"Resilience": the ability of an ecosystem to recover from an external event
April, 21, 2020
"Resilience": the ability of an ecosystem to recover from an external event1
Confronted with the global health crisis generated by Covid-19, companies are facing an unprecedented and exceptional situation as it affects for the first time and simultaneously all stakeholders in the economic and social sphere: employees, customers, suppliers, shareholders, as well as their relationships with governments and public authorities.
But now, having barely reached the pandemic peak, discussions are already moving towards the "next world", probably reflecting a belated and constrained awareness of the need to regain a consistent horizon for thinking and decision-making over the long term.
We did not wait for this moment to start thinking about it. From the perspective of a long-term investor and through a fundamental analysis of companies, the integration of environmental, social and governance (ESG) criteria has been at the heart of most of our investment strategies for several years, with as a cornerstone the idea that a company is first and foremost a human organisation. This is why our approach is based on two pillars: human capital and corporate governance, which are the main focus of our internal ESG analysis model.
Through both quantitative and qualitative analysis of criteria such as the leadership of the CEO, the cognitive diversity of an executive committee, the degree of organizational complexity of the company, the ability of teams to innovate or the quality of social relations and the working life of employees, we consider that the value of a company's human capital is a powerful vector of performance, a source of value creation in the medium and long term.
Similarly, a structured and rigorous analysis of criteria such as the functioning of control bodies, the independence and diversity of directors, executive compensation policy, the composition of committees, fiscal responsibility and the degree of transparency, proves to be an important lever for limiting risks, particularly when positioning as a minority investor.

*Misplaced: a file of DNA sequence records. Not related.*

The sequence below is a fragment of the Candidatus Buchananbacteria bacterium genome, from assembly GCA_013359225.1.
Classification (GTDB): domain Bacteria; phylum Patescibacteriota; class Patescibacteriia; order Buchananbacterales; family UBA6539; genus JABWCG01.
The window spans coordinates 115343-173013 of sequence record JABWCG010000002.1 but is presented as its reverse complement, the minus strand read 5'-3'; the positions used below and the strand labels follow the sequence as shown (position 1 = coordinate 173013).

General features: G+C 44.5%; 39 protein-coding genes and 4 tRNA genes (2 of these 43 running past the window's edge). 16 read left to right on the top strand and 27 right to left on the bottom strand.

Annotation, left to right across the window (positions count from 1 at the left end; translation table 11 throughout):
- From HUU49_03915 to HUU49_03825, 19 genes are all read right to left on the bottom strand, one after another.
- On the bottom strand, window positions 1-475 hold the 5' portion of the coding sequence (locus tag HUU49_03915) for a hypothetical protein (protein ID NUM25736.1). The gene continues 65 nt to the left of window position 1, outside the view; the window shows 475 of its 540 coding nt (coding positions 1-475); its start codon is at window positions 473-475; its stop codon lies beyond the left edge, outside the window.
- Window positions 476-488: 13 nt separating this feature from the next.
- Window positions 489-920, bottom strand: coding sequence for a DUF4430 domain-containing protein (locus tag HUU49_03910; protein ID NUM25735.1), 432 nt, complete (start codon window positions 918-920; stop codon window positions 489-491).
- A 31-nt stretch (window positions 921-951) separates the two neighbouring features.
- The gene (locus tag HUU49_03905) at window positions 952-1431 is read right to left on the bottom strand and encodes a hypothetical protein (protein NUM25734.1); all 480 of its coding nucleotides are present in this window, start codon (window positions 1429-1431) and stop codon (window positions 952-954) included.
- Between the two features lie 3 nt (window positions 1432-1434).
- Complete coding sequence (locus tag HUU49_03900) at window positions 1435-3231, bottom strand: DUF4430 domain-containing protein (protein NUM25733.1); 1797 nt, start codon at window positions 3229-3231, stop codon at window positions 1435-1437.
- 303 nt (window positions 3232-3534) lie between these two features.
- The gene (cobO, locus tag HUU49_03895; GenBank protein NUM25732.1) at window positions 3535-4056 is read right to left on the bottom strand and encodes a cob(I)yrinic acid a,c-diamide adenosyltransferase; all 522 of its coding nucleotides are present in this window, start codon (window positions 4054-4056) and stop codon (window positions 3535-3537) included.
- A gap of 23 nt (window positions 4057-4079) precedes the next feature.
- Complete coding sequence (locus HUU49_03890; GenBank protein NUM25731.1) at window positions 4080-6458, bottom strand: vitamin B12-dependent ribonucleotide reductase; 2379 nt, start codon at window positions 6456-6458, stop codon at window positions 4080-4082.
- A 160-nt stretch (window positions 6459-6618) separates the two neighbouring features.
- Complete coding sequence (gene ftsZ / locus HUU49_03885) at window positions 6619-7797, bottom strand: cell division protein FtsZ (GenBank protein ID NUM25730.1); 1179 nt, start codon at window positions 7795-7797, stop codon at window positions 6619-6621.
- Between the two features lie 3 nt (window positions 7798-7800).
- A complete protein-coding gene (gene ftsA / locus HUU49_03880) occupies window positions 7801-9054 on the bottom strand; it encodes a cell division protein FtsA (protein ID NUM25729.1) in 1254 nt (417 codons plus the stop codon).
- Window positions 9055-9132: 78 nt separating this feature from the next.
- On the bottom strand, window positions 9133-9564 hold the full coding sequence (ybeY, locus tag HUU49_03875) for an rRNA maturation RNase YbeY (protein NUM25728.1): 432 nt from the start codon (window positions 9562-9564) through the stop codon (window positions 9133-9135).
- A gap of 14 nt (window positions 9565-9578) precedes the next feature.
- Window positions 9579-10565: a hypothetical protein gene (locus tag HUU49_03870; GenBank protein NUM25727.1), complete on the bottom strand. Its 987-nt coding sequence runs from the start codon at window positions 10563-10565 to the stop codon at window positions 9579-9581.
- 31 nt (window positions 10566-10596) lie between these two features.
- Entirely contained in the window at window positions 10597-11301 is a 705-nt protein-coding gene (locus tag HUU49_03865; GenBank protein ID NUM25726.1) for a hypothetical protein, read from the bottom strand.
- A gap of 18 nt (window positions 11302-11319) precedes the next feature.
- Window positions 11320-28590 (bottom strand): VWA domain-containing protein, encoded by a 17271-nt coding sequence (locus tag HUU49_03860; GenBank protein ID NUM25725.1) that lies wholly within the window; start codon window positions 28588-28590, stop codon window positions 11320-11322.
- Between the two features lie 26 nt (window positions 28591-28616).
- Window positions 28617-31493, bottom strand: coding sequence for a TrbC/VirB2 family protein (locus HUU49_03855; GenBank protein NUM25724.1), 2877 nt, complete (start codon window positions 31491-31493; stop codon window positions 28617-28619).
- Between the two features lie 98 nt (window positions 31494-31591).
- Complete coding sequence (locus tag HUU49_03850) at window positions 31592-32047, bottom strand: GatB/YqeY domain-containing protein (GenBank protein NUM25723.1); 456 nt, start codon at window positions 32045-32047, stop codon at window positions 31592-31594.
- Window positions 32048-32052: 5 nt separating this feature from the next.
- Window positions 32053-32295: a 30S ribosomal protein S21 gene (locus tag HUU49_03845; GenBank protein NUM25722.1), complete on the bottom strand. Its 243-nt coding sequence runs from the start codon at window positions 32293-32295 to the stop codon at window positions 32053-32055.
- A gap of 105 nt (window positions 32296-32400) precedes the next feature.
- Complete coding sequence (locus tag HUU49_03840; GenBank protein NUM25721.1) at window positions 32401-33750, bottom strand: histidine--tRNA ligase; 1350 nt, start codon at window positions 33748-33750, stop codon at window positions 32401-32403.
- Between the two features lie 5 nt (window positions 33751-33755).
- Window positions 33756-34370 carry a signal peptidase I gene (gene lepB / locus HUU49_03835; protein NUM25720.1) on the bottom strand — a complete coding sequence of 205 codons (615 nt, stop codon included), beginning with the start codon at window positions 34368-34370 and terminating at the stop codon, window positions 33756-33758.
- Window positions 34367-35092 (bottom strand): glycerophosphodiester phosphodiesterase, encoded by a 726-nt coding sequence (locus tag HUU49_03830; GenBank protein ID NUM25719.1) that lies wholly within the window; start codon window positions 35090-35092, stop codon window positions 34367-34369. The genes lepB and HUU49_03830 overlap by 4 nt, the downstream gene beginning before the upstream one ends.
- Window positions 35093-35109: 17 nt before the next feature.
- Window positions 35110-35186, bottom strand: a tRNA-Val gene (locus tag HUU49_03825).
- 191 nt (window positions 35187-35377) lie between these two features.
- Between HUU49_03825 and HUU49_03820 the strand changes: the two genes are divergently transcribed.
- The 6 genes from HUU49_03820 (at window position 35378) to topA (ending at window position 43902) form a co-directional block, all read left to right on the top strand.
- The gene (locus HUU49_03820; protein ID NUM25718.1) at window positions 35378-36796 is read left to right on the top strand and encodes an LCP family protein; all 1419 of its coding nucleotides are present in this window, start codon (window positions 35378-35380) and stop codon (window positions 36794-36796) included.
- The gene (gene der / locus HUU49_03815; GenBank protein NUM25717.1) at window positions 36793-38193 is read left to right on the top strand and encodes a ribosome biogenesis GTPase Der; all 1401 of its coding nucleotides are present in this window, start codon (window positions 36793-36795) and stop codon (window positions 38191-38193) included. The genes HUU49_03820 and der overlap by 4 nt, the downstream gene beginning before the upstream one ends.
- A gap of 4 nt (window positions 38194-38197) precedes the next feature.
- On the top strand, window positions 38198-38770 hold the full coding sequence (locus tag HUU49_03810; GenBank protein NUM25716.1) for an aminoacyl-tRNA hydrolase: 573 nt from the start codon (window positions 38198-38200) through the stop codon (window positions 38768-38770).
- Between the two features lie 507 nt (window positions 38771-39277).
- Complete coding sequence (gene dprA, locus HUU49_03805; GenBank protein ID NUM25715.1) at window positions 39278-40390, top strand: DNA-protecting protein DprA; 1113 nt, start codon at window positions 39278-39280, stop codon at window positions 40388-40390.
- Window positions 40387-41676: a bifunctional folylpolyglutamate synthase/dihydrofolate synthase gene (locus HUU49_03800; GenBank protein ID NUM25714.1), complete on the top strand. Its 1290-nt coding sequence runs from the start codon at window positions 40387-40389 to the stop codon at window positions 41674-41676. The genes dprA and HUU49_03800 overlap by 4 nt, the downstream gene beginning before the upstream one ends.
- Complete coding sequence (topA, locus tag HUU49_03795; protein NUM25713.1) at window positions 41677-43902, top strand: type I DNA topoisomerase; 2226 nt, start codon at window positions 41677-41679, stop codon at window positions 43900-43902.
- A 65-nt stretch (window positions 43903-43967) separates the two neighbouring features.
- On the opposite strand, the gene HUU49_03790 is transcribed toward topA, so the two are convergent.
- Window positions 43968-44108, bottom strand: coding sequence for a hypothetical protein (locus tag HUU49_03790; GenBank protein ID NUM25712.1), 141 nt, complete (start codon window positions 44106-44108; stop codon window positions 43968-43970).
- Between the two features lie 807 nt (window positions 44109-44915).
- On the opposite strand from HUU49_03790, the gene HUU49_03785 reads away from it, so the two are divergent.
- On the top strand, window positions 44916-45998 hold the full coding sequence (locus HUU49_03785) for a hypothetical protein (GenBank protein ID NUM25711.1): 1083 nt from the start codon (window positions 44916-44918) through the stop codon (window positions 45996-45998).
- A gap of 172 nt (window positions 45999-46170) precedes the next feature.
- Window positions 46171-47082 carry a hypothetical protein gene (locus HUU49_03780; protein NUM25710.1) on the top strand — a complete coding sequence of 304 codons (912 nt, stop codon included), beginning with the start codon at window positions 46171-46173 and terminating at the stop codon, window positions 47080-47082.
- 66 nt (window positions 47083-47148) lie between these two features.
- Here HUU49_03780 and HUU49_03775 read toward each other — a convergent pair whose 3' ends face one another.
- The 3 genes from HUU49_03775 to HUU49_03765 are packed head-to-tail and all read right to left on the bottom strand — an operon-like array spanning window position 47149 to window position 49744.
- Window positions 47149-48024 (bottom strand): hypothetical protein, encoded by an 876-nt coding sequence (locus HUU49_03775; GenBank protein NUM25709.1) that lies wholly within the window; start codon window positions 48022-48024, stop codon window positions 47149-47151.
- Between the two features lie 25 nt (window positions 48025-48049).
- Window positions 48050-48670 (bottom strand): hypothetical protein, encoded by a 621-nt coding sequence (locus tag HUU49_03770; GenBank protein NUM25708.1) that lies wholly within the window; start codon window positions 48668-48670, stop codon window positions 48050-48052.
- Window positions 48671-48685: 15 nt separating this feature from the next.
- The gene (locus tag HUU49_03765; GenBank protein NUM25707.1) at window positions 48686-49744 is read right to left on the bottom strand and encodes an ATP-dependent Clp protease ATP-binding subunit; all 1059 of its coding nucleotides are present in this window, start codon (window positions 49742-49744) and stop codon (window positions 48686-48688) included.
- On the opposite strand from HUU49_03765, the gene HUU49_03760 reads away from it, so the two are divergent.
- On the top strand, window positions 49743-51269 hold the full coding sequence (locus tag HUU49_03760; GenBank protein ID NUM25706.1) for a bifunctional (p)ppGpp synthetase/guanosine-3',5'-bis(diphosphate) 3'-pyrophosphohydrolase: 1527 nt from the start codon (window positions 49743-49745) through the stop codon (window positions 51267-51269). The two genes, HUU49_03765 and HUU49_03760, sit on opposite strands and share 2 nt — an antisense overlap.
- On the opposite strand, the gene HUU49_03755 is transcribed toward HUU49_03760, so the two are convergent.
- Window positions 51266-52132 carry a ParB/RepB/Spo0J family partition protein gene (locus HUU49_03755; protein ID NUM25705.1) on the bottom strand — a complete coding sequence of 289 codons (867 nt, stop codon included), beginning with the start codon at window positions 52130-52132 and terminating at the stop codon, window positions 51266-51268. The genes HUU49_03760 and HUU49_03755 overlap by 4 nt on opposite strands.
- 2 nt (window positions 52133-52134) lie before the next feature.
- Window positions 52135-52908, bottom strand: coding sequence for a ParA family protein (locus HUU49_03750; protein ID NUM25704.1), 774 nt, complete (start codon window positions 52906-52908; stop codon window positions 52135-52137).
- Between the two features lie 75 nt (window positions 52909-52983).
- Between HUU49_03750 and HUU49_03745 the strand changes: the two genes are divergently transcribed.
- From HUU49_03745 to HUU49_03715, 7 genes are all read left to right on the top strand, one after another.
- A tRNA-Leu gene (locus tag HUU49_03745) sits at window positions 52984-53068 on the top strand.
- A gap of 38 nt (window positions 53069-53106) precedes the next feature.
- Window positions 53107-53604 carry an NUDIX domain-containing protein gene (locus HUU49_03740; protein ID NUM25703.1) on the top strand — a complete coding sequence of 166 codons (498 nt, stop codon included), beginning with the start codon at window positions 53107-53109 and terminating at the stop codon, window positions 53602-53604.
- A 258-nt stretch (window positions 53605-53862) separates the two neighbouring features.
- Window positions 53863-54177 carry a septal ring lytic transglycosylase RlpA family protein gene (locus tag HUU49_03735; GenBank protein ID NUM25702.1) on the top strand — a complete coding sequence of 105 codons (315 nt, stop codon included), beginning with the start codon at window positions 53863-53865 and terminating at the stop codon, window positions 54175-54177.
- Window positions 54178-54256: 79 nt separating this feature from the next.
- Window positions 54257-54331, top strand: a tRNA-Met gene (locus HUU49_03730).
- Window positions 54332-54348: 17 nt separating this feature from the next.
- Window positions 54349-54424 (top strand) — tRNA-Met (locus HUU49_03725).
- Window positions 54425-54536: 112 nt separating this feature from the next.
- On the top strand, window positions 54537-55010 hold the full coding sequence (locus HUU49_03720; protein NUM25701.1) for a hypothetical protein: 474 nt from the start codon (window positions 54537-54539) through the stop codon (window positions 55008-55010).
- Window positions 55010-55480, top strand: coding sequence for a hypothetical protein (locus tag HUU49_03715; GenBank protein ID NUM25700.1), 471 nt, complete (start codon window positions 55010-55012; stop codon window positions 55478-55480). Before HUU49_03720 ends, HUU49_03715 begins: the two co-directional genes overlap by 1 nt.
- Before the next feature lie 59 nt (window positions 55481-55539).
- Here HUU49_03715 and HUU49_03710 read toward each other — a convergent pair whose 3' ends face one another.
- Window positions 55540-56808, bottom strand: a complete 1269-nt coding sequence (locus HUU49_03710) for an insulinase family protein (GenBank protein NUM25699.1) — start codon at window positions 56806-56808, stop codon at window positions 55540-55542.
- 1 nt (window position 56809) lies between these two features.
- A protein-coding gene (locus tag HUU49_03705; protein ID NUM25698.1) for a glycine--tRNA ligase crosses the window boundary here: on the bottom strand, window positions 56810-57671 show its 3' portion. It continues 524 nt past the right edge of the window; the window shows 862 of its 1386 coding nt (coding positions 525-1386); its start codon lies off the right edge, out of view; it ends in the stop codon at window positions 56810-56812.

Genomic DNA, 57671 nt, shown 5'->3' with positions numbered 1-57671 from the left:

To validate this hypothesis, among the 600 companies that we analyse2 , we measured the basket of best-rated companies simultaneously on each of these two pillars: the result is an outperformance of 35% over 3 years and 50% over 5 years with an average volatility that is around 7 points lower than that of the basket of worst-rated companies.
While the time horizons and benchmarks may still be questionable, we also note that the basket of top-rated companies held up much better in the sharp market downturn between 19 February and 18 March 2020, and has rebounded in equivalent proportions since then.
These two pillars, human capital and corporate governance, confirm that they are relevant and essential filters in the search for sustainable and shared value creation among the various stakeholders.
In an environment of sluggish global growth, a likely increase in corporate failures and, more broadly, the acceleration of major social and environmental transitions, the relevance of ESG criteria applied to portfolio management has never been stronger. The quality of a company's operational management (human capital) and control bodies (corporate governance) has been and will continue to be, according to our analysis, one of the key to creating shared value and long term performance for investors. More than ever, they define a "resilient" company.
Head of ESG Research
ODDO BHF Asset Management SAS
1source : Larousse
2 Universe covering mainly European large and mid caps
Past performances are not a reliable indicator of future performances and are not constant over time.
Sources: ODDO BHF AM, Factset, data as of 04/13/2020
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